Solution: We at TimeCorp cannot stress enough the differences between real and fictional time travel. Authentic time travel is an infinitely more complicated and intricate process than its whimsical cinematic counterpart. You will need at least 4.3 jiggawatts of power.
Well, dear readers, after being gone for a week on a family vacation, I’m now leaving in the wee morning hours–in six hours, to be precise–on a mission trip to Juarez, Mexico. It’s an annual thing our church does, and this year I decided to go as one of the adult volunteers. It’s really a mission trip for the youth of the church, with something around a 65-35 breakdown of youth to adults.
Normally the trip is to build simple homes for the poor of the area, but this year we’ve been asked by the mission sponsor, Amor Ministries, to build some duplex housing for attendees of the local Bible college.
So you won’t be seeing any updates from the phisch bowl for a bit, as we will have little power available, little running water (which we don’t drink any way, we bring our own drinking water), and absolutely no Internet access of any kind. Mobile phone coverage is even spotty, and insanely expensive.
It’s going to be a blast.
See you next week.
So while browsing on Flickr, I came across a link to Douwe Osinga’s Visited States. It’s pretty simple: you click on the name of the state you’ve visited, and the state gets marked in red on the map. I’ve visited half the states in the Union:
I have some personal criteria for what constitutes a “visit”. For instance, I didn’t count the layover in Salt Lake City as a visit to Utah. I don’t think you can really call it a visit when you never leave the airport. Likewise, I didn’t count the short time I spent in Newark, leaving from the airport to go in to Manhattan, as a visit to Jersey. I don’t count the approximately two hours I spent at a friend’s father-in-law’s place in Oklahoma as a visit; we were there to pick up dad-in-law’s old big-screen television, and it was right back across the border in to Texas.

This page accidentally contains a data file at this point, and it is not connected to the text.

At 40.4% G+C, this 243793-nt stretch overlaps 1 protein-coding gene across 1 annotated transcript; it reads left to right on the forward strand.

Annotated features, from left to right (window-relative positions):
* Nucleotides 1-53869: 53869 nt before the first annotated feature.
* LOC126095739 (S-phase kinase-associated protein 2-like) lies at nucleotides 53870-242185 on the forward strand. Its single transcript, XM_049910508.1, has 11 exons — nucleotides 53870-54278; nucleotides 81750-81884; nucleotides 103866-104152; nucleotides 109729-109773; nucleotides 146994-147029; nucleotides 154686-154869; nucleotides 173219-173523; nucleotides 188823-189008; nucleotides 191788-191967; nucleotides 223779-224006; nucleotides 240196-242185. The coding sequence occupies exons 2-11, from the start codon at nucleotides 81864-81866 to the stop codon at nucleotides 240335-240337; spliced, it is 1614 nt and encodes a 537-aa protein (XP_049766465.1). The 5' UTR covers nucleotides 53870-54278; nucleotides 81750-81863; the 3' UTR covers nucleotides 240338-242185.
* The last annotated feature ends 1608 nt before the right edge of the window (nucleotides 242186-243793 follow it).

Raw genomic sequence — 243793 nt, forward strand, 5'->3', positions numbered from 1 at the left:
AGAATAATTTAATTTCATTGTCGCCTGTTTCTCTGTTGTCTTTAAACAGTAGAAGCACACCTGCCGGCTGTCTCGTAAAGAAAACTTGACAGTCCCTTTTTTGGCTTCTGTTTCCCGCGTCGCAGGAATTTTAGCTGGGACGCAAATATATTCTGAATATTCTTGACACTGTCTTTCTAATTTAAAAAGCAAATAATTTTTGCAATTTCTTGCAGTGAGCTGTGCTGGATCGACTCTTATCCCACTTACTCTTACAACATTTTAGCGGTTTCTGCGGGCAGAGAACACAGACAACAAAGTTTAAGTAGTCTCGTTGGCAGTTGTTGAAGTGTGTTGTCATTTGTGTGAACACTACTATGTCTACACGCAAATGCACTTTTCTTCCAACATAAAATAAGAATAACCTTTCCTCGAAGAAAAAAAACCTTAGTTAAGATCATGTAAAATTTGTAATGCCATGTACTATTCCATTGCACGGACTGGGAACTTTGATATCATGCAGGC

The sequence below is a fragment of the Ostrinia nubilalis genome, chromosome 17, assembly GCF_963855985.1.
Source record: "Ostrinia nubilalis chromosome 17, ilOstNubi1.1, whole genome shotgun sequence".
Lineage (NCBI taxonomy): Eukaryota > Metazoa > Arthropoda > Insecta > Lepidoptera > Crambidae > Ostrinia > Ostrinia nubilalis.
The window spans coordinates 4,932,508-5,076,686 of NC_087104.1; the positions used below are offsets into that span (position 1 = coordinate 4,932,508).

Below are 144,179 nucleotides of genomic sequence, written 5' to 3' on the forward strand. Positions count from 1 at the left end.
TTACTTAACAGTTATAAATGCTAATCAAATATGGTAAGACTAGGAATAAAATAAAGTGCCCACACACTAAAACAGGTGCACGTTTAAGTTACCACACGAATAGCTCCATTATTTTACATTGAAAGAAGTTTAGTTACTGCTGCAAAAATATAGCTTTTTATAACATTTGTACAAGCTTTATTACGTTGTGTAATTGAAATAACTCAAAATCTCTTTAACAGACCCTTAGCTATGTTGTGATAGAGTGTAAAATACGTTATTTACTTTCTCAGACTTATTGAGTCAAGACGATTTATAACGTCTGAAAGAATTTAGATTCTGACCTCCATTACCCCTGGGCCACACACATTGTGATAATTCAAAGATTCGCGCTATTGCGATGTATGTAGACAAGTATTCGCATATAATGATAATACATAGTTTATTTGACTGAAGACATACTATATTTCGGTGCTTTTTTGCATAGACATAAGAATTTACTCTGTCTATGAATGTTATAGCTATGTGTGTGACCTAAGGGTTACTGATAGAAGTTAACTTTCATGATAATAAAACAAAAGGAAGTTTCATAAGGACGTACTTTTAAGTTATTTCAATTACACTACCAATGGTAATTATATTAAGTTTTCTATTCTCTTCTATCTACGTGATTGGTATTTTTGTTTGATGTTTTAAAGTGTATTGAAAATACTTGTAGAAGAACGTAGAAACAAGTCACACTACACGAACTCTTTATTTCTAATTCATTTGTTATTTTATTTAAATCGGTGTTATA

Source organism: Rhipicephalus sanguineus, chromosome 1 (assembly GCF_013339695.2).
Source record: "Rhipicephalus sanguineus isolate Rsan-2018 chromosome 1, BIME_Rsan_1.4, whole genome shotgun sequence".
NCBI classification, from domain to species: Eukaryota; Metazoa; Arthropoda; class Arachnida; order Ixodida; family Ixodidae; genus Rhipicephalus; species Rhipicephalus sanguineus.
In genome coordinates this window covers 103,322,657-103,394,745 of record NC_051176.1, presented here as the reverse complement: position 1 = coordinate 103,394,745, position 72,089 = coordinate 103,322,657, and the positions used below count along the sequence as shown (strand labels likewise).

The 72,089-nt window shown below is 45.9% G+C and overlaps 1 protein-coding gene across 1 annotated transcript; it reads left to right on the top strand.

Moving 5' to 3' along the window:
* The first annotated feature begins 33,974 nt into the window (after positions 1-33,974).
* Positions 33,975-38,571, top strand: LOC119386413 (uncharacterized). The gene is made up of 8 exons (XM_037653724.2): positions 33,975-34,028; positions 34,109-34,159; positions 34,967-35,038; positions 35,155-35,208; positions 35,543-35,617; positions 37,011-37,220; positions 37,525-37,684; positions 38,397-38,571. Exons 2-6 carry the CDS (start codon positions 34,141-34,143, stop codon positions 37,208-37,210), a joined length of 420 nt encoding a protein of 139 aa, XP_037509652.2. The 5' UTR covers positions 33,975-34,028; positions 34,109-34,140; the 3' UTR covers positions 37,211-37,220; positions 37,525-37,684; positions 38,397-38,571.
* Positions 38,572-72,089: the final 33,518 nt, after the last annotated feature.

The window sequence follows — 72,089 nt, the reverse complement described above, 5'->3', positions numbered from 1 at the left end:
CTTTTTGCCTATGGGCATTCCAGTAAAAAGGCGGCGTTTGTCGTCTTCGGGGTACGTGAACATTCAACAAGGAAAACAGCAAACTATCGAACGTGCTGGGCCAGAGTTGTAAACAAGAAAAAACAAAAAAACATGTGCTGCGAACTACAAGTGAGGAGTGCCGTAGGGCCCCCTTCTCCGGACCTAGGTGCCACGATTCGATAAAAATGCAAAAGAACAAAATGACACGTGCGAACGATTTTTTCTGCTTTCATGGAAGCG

However, though we didn’t spend a night in Maine, or Vermont, I count those as states visited, since we were there to see certain sites unique to the state, i.e., playing tourist. So you may feel otherwise as to what makes a “visit”, but that’s some of what I thought about when marking states.
So how many have you visited?
500 points to the member of the Stevenson family who can correctly identify the movie from which the above quote comes, and the character/actor who said it.
I ususally don’t go for Internet memes, and Tom didn’t ping me with this one, but I thought it pretty cool nonetheless. How many public transportation systems have you ridden? Below are mine:
Update, 11:00 PM: My wife notes that New Orleans’ RTA isn’t on the list. I thought maybe because RTA didn’t include some form of light rail that it failed to qualify, but then she reminded me that it has the trolleys, like San Fran’s MUNI. So even though there’s no icon for it, you can add New Orleans to my list.
Earlier this evening, I booked a round-trip flight, on American Airlines, from Baton Rouge to DFW for my grandmother. It’s for the first weekend in August, to celebrate my son’s birthday.
Initially, I was looking at mid-morning flights out of Baton Rouge on Saturday, August 5th, and a mid-afternoon return flight from DFW on Tuesday, August 8th. I found great times for each, but the total ticket, even with a supposed senior discount, was $361, after applicable taxes and fees.
I changed the flight out of Baton Rouge to Friday, August 4th, same time of the day, and the price dropped to $260.
So apparently the new savings comes in with the Friday stay-over…